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Manchester Officials, Uber Consider Compromise Over Ride-Booking

Brady Carlson
Manchester is one of a number of US cities weighing whether to overhaul its regulations to allow ride-booking services such as Uber to operate.

Manchester Mayor Ted Gatsas says the city's police chief will meet this week with Uber representatives to review the company's policies on vetting drivers. That could mean the city and the ride-booking company could find a compromise over Uber's presence in Manchester.

Last week Uber’s future in the Queen City did not look promising. The board of Mayor and Aldermen voted 10 to 3 to require ride-sharing drivers to adhere to the city’s taxi regulations. Those regulations require drivers to undergo state background checks, which Uber has sharply opposed. The company wants to keep driver vetting as an in-house process. 

Uber's New Hampshire general manager, Billy Guernier, described the Manchester vote as "a step in the wrong direction, going against the best interests of Manchester drivers and riders."

There were concerns the standoff would prompt Uber to withdraw from Manchester. But Guernier said the company was "committed to continue working with officials to ensure Uber remains a part of Manchester's transportation ecosystem." And Mayor Ted Gatsas told the New Hampshire Union Leader the city's police chief would meet with Uber representatives to review the company’s policies on vetting drivers.

Manchester’s ride-booking backers see the latest developments as good news. Mike Skelton, president of the Greater Manchester Chamber of Commerce, says many cities have found a way to craft new regulations for new companies like Uber. “Minneapolis, Baton Rouge, Chattanooga," Skelton says. "They’re all good-sized cities that have adopted the ride-sharing ordinance, allowing a business model like Uber’s to work, and also ensuring that there’s proper safety regulation, background checks, [and] drug testing.”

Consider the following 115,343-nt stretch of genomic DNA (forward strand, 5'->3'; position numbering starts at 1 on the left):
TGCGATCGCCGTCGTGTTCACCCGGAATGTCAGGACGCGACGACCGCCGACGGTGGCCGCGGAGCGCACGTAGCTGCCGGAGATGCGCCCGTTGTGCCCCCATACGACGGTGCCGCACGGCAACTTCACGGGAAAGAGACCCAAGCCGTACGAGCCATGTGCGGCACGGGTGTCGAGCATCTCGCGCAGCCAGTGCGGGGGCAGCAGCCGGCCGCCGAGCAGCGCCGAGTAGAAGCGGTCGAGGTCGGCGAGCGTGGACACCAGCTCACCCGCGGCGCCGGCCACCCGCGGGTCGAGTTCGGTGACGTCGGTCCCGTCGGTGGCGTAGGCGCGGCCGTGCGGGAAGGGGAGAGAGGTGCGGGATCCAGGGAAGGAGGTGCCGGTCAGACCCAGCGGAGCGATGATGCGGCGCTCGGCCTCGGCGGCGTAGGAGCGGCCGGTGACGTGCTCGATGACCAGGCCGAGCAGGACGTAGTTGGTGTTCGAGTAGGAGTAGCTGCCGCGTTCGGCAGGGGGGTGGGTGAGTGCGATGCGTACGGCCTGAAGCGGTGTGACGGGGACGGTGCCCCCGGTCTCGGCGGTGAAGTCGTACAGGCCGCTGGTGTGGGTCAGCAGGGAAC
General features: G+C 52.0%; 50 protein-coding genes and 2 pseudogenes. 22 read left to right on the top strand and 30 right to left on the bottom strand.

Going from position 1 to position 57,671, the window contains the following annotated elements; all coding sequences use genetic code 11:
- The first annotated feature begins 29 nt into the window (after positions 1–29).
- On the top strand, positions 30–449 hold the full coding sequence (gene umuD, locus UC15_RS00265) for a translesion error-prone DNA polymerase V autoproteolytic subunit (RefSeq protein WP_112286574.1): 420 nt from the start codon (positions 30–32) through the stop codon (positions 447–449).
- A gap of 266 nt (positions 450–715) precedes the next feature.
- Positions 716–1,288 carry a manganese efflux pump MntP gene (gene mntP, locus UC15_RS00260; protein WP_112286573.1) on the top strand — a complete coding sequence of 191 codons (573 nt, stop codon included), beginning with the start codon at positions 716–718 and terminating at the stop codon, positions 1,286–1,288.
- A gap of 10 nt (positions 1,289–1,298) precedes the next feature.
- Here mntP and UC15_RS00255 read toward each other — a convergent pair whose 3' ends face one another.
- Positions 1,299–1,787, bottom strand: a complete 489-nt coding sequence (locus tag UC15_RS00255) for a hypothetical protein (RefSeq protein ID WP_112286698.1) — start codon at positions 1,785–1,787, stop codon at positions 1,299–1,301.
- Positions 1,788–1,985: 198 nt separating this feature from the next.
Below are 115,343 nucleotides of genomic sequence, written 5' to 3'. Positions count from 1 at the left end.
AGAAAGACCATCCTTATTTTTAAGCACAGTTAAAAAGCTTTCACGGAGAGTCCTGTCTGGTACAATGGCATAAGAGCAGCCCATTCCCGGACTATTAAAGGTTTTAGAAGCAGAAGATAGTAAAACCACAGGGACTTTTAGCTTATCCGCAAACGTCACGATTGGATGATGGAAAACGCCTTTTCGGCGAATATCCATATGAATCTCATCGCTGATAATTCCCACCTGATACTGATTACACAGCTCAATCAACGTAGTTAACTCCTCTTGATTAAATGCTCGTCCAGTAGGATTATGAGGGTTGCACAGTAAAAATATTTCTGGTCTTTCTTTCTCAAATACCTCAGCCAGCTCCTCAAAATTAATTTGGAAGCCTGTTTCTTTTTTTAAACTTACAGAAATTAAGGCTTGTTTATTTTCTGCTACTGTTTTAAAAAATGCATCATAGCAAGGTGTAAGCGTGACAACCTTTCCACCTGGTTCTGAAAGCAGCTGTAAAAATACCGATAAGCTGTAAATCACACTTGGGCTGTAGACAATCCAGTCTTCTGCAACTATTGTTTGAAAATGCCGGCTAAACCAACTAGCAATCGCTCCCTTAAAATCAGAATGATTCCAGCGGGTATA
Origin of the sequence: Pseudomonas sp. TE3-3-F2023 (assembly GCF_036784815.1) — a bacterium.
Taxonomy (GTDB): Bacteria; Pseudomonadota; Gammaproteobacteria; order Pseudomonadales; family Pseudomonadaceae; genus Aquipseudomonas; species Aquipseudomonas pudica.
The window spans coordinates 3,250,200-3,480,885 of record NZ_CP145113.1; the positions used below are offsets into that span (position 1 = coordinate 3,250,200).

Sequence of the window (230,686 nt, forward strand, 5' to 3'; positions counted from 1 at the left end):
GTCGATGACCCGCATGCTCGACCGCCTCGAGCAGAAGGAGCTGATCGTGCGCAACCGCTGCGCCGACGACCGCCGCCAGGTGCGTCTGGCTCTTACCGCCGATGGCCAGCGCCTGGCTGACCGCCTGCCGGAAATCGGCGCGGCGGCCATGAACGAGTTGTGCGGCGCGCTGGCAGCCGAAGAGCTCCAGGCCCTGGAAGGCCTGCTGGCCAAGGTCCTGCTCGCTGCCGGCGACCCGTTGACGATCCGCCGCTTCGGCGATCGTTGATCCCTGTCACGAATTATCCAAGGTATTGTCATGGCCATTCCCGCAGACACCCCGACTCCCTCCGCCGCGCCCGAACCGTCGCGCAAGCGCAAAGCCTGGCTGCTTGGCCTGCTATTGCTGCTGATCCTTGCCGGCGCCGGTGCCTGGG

The Chamber has launched a "Save Uber in Manchester" campaign on Facebook. Skelton says that's because city businesses see Uber’s presence as a way to help attract and recruit young workers. “Having an amenity like Uber that really caters to that demographic is really an advantage, the fact that we have a dynamic and growing business community and we’re welcoming to young professionals.”

Meanwhile, Portsmouth has extended an operating window for that city’s Uber drivers, as officials try to craft a ride-sharing ordinance.

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